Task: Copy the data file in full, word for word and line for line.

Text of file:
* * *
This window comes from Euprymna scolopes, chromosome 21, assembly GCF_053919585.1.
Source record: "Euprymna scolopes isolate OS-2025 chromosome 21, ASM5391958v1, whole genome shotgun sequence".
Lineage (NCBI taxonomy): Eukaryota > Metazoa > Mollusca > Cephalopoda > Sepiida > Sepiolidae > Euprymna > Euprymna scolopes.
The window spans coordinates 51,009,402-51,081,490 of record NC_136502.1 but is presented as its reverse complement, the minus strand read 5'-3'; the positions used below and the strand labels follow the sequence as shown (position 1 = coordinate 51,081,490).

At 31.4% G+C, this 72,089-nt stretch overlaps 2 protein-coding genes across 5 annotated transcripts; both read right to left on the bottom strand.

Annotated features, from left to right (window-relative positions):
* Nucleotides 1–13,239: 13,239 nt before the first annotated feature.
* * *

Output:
This window comes from Euprymna scolopes, chromosome 21, assembly GCF_053919585.1.
Source record: "Euprymna scolopes isolate OS-2025 chromosome 21, ASM5391958v1, whole genome shotgun sequence".
Lineage (NCBI taxonomy): Eukaryota > Metazoa > Mollusca > Cephalopoda > Sepiida > Sepiolidae > Euprymna > Euprymna scolopes.
The window spans coordinates 51,009,402-51,081,490 of record NC_136502.1 but is presented as its reverse complement, the minus strand read 5'-3'; the positions used below and the strand labels follow the sequence as shown (position 1 = coordinate 51,081,490).

At 31.4% G+C, this 72,089-nt stretch overlaps 2 protein-coding genes across 5 annotated transcripts; both read right to left on the bottom strand.

Annotated features, from left to right (window-relative positions):
* Nucleotides 1–13,239: 13,239 nt before the first annotated feature.